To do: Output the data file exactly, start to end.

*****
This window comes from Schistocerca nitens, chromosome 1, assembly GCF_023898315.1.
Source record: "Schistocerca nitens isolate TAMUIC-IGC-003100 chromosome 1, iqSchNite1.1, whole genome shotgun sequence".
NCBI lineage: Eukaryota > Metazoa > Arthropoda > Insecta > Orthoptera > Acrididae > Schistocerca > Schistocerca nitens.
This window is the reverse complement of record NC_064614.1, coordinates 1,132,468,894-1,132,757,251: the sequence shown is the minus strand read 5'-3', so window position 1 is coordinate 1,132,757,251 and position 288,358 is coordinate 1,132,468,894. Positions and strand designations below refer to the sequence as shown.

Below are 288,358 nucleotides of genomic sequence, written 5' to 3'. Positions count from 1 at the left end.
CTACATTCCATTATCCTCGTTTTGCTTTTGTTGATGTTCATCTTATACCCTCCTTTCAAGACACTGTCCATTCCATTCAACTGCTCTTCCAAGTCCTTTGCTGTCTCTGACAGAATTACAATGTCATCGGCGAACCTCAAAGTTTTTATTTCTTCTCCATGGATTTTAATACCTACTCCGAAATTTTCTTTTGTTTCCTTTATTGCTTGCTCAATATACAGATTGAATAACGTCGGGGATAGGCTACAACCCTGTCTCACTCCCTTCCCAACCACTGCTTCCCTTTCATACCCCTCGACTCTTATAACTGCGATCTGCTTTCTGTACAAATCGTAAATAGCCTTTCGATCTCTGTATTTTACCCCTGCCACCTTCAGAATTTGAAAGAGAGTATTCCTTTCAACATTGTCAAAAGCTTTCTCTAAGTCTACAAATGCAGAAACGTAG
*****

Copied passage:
This window comes from Schistocerca nitens, chromosome 1, assembly GCF_023898315.1.
Source record: "Schistocerca nitens isolate TAMUIC-IGC-003100 chromosome 1, iqSchNite1.1, whole genome shotgun sequence".
NCBI lineage: Eukaryota > Metazoa > Arthropoda > Insecta > Orthoptera > Acrididae > Schistocerca > Schistocerca nitens.
This window is the reverse complement of record NC_064614.1, coordinates 1,132,468,894-1,132,757,251: the sequence shown is the minus strand read 5'-3', so window position 1 is coordinate 1,132,757,251 and position 288,358 is coordinate 1,132,468,894. Positions and strand designations below refer to the sequence as shown.

Below are 288,358 nucleotides of genomic sequence, written 5' to 3'. Positions count from 1 at the left end.
CTACATTCCATTATCCTCGTTTTGCTTTTGTTGATGTTCATCTTATACCCTCCTTTCAAGACACTGTCCATTCCATTCAACTGCTCTTCCAAGTCCTTTGCTGTCTCTGACAGAATTACAATGTCATCGGCGAACCTCAAAGTTTTTATTTCTTCTCCATGGATTTTAATACCTACTCCGAAATTTTCTTTTGTTTCCTTTATTGCTTGCTCAATATACAGATTGAATAACGTCGGGGATAGGCTACAACCCTGTCTCACTCCCTTCCCAACCACTGCTTCCCTTTCATACCCCTCGACTCTTATAACTGCGATCTGCTTTCTGTACAAATCGTAAATAGCCTTTCGATCTCTGTATTTTACCCCTGCCACCTTCAGAATTTGAAAGAGAGTATTCCTTTCAACATTGTCAAAAGCTTTCTCTAAGTCTACAAATGCAGAAACGTAG